In which I continue to make a feminist case for my sports fandom the
old-fashioned way--with a Top Ten List. It's coming to you in a series
of posts. Consider this my response to well-meaning friends who look at
me incredulously and point out that the sports world is saturated with macho posturing; it frequently excuses the bad behavior of its heroes; it celebrates brute force; it's history is poisoned by cheating and drug-use; and it is often actively and explicitly hostile to women.
Because, folks, I still love sports and I love being a sports fan.
Need to catch up on my other reasons why I'm both a feminist and a sports fans? Check it:
#5: SPORTS ARE AESTHETICALLY BEAUTIFUL
Beyond the wins and losses and insufferable draws, beyond the records and feats of skill, there is the sheer beauty of it all. To watch sports is to revel in a sensory feast of color and movement. In a stultifying culture of narrow and oppressive images of physical beauty, sports celebrate an enormous range of aesthetics. There is a game for all the many moods of beauty, from the rush of quick-moving soccer, hockey, and basketball to the smooth and steady precision of baseball, softball and distance running. There is the elegance of gymnastics, diving, and skating, and the muscularity of tennis, cycling, football, and rugby.
Beauty is in all of it. There is a reason we love to witness it.
The beauty of sports is active and in motion, rather than passive, like the pose of a model. It is an aesthetic of what you can do with your body, rather than how perfectly your body conforms to an external ideal. No one body type excels at every sport, or even any one sport. The stereotypical image of an athlete is that he (and it is nearly always presumed to be a "he") is tall, muscular, lean, able-bodied, and fairly young.
But that hardly describes champions like petite gymnast Nastia Liuken and jockey Edgar Prado Or skinny, wiry runners Usain Bolt and Deratu Tulu. Or heavy athletes like NFL linebacker Tony Siragusa, Red Sox hero David Ortiz, or the legendary Babe Ruth. Or Hall of Fame pitcher Jim Abbott, who was born without a right hand and threw four no-hitters in his long career as a pro baseball player. Or 5'6" NBA basketball star Spud Webb (who, incidentally, won the NBA Slam Dunk Contest). Or Dara Torres, who competed in her fifth Olympics (and won a medal) in her forties. Or Oscar Pistorius, the sprinter and double amputee who competes in top races around the world. Or Florence Griffeth-Joyner, she of the long hair, long fingernails, flashy outfits, and more sprint race wins than you can shake a baton at.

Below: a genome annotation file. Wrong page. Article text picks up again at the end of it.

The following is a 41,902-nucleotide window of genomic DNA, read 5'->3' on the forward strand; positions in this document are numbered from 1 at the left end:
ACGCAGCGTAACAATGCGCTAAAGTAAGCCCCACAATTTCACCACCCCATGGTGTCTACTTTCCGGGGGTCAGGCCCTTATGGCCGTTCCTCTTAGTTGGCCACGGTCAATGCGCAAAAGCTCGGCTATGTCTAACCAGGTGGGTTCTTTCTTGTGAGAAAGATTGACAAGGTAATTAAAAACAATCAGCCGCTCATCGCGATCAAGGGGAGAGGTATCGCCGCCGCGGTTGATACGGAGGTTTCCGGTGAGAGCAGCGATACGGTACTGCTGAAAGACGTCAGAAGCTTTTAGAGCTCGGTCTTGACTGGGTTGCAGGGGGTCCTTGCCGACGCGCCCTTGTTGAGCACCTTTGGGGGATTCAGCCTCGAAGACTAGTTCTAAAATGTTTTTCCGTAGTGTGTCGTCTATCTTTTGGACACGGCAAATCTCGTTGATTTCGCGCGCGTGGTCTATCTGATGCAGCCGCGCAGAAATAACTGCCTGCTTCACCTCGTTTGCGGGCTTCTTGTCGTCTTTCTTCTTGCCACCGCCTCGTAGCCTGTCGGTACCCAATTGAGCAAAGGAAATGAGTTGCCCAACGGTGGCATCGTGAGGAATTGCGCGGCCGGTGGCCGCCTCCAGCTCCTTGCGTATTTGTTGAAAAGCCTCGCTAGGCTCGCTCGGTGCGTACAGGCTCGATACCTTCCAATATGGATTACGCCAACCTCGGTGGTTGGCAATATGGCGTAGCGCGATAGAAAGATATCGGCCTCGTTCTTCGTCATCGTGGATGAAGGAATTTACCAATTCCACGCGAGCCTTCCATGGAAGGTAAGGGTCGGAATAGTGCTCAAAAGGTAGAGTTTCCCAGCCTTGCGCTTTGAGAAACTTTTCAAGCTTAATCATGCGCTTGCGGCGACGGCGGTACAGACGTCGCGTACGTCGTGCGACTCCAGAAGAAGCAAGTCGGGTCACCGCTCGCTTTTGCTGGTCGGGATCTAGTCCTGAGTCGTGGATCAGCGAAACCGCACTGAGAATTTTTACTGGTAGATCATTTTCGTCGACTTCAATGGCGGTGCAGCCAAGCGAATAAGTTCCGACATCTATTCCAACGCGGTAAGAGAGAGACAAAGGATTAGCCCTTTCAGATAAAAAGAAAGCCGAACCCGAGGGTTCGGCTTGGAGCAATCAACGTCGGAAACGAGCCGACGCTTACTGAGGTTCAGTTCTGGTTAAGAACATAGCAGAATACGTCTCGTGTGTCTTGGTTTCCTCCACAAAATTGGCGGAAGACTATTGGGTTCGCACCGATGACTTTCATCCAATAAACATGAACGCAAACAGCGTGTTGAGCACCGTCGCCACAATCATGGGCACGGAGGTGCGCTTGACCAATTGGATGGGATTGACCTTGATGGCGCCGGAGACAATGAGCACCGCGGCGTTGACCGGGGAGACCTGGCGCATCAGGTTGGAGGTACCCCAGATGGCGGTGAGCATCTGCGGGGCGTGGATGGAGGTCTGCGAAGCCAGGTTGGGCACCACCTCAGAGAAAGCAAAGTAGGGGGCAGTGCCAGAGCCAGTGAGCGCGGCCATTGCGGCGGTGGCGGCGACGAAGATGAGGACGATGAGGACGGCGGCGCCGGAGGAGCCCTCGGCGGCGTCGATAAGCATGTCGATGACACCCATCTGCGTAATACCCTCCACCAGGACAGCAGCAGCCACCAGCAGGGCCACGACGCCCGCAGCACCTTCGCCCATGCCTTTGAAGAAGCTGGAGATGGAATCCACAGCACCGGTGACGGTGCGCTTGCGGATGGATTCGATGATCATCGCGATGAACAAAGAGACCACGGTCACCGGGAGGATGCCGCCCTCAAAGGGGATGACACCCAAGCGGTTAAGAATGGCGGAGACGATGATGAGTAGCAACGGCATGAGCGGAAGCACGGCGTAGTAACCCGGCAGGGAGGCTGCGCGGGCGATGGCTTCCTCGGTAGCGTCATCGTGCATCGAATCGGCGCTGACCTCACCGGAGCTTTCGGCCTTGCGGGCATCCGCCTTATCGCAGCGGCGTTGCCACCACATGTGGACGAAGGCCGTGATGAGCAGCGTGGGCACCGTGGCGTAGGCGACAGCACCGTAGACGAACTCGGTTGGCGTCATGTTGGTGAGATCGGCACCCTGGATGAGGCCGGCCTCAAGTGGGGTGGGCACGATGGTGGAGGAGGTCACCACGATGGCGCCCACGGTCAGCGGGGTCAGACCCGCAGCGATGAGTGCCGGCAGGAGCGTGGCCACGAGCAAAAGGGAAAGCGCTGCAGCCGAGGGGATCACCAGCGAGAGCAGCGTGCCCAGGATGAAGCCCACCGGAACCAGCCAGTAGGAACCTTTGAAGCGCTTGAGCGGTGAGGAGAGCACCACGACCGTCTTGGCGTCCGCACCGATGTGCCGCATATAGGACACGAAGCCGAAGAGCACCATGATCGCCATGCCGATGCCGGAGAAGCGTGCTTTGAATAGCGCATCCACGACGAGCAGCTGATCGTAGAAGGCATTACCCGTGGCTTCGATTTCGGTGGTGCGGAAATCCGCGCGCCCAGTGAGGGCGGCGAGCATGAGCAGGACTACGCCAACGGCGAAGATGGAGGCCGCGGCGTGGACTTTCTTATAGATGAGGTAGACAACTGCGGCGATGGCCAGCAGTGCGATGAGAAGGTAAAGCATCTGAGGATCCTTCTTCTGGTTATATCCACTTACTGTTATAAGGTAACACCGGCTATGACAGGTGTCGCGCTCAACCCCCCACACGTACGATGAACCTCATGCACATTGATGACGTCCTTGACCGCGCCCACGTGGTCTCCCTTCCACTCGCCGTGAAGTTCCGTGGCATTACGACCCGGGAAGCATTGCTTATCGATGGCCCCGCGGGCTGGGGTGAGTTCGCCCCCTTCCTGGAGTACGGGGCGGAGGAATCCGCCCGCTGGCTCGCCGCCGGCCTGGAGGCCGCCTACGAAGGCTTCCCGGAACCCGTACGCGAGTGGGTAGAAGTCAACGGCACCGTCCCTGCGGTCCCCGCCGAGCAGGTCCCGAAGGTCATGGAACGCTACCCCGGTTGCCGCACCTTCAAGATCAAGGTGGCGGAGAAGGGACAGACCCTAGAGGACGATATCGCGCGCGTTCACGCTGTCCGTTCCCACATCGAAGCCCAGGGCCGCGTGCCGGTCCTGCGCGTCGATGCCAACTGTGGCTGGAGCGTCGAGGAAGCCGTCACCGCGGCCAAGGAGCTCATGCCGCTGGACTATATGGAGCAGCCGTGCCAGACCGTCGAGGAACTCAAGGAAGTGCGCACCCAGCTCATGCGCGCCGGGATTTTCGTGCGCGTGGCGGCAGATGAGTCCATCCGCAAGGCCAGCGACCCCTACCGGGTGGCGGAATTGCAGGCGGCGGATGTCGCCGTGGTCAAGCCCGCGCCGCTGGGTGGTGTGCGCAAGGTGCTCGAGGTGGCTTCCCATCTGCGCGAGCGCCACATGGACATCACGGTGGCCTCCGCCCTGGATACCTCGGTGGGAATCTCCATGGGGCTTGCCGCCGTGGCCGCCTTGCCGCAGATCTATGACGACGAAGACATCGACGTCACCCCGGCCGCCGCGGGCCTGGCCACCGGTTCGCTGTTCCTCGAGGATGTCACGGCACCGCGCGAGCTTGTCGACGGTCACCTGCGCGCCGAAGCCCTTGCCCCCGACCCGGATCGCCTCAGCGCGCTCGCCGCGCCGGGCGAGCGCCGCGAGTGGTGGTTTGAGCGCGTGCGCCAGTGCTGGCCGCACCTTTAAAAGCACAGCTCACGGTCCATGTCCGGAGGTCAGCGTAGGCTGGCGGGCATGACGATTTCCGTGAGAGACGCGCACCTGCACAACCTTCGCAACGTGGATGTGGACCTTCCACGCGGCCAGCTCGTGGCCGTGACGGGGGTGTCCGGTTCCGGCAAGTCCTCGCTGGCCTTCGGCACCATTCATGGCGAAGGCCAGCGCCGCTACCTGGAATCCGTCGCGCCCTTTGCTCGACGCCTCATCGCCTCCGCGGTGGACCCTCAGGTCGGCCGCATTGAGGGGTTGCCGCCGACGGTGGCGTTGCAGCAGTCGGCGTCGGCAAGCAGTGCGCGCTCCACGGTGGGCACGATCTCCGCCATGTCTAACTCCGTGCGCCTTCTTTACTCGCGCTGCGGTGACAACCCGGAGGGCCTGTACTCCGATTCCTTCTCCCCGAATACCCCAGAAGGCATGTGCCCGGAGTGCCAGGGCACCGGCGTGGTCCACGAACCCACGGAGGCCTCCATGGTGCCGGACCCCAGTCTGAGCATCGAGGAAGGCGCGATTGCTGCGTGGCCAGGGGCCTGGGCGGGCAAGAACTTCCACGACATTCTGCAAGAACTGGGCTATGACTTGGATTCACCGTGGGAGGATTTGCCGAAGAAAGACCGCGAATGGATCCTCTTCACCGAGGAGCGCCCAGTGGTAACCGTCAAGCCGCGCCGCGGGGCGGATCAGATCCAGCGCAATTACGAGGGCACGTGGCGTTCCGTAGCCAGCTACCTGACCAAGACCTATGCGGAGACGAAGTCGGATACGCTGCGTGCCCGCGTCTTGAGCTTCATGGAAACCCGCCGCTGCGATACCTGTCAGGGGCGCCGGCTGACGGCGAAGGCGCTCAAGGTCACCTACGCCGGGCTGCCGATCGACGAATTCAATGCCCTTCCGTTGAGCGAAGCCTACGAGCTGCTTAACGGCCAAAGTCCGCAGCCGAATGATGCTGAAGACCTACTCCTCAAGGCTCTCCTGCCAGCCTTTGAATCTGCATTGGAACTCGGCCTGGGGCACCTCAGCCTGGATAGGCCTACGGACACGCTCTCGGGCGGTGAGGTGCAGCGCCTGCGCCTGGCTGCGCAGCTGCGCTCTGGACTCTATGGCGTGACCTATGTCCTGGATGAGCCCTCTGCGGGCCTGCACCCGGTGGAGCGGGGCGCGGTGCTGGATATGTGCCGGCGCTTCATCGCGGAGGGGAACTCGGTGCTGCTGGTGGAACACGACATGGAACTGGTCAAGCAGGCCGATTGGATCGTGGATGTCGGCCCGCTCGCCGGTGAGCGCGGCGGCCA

And it's not just about the spectacle of the athlete; it is the entirety of the sensory experience of sports, from the sunset seen from the bleachers of a summer baseball game to the squeak of shoes on a polished basketball court. The landscape of sports plays an enormous part in the aesthetic beauty that fans experience. It's no coincidence that fans get so emotional about their stadiums, or that teams put so much effort into groundskeeping.
With so many different kinds of athletes and so many different sports, each with a unique rhythm and aesthetic, us fans can find beauty in ten thousand ways. Beyond winning and inherent optimisim, it is beauty that makes sports worthwhile to watch--even when your team loses, or you have no particular stake in the outcome of a game.
There's a line in an Ani Difranco song that goes, "I don't take good pictures. I have the kind of beauty that moves." The same sentiment applies to sports. Goodness knows that there are quite a lot of gorgeous photos of athletes and sports--and I try to find some of the very best to illustrate these posts--but by their nature, the beauty of sports is in motion. It is three-dimensional. It exists in time and takes up space.
Which is why my ability to narrate here in this post about the aesthetics of sports is so limited. Don't read my descriptions about the athletes and sports that make my heart stop with appreciation. Instead, I simply want to point to the many moments of beauty in sports that speak for themselves.
Even if there were no other context--no rules, no competition--it would still be worth watching.
About the Images:
First photo: Its A Classic ridden by Mark Grant on their way to winning the Windsor
Partners Mazar-e Sharif Novices' Handicap Steeple Chase at Plumpton; via The Guardian
Second photo: Uruguay's goalkeeper Juan Castillo makes a save during training at the
Ricardo Saprissa stadium in San Jose. Uruguay will face Costa Rica in a
2010 World Cup qualifying play-off; via The Guardian
Third photo: Dinara Safina of Russia casts a wide ball to serve against Jelena Jankovic at the Women's final in Cincinnati; via The Guardian.
Fourth photo: Penny Taylor #13 of the Phoenix Mercury shoots against Tamika Catchings #24 of the Indiana Fever in Game 4 of the 2009 WNBA finals; via the WNBA.
Fifth photo: Wilma Rudolph wins the gold at the 1960 Olympics in Rome.
*** My list is primarily focusing on professional sports...
though I trust you smart people can extrapolate easily enough about how
this same feminist reasoning applies to collegiate, school, community,
and youth leagues.